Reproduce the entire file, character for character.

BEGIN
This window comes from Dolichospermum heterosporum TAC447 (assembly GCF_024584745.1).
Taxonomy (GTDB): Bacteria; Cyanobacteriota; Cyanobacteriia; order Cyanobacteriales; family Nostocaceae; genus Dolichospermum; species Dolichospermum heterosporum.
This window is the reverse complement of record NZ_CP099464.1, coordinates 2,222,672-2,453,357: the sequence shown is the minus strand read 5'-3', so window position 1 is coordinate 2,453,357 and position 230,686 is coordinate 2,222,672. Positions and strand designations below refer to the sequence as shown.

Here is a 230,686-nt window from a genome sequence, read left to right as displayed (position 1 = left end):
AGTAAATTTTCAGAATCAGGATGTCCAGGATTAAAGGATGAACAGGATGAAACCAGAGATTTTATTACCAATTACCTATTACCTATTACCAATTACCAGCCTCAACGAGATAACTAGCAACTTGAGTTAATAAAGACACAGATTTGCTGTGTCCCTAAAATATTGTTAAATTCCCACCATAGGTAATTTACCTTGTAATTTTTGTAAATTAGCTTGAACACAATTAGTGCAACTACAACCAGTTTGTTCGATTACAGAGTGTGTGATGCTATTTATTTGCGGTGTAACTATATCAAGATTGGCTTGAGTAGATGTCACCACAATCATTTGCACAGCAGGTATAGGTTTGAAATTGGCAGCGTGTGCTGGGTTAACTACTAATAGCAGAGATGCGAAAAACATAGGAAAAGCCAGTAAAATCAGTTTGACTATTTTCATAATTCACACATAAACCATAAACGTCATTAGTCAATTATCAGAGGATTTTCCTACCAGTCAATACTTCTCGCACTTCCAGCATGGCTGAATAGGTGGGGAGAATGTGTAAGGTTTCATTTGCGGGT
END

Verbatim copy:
This window comes from Dolichospermum heterosporum TAC447 (assembly GCF_024584745.1).
Taxonomy (GTDB): Bacteria; Cyanobacteriota; Cyanobacteriia; order Cyanobacteriales; family Nostocaceae; genus Dolichospermum; species Dolichospermum heterosporum.
This window is the reverse complement of record NZ_CP099464.1, coordinates 2,222,672-2,453,357: the sequence shown is the minus strand read 5'-3', so window position 1 is coordinate 2,453,357 and position 230,686 is coordinate 2,222,672. Positions and strand designations below refer to the sequence as shown.

Here is a 230,686-nt window from a genome sequence, read left to right as displayed (position 1 = left end):
AGTAAATTTTCAGAATCAGGATGTCCAGGATTAAAGGATGAACAGGATGAAACCAGAGATTTTATTACCAATTACCTATTACCTATTACCAATTACCAGCCTCAACGAGATAACTAGCAACTTGAGTTAATAAAGACACAGATTTGCTGTGTCCCTAAAATATTGTTAAATTCCCACCATAGGTAATTTACCTTGTAATTTTTGTAAATTAGCTTGAACACAATTAGTGCAACTACAACCAGTTTGTTCGATTACAGAGTGTGTGATGCTATTTATTTGCGGTGTAACTATATCAAGATTGGCTTGAGTAGATGTCACCACAATCATTTGCACAGCAGGTATAGGTTTGAAATTGGCAGCGTGTGCTGGGTTAACTACTAATAGCAGAGATGCGAAAAACATAGGAAAAGCCAGTAAAATCAGTTTGACTATTTTCATAATTCACACATAAACCATAAACGTCATTAGTCAATTATCAGAGGATTTTCCTACCAGTCAATACTTCTCGCACTTCCAGCATGGCTGAATAGGTGGGGAGAATGTGTAAGGTTTCATTTGCGGGT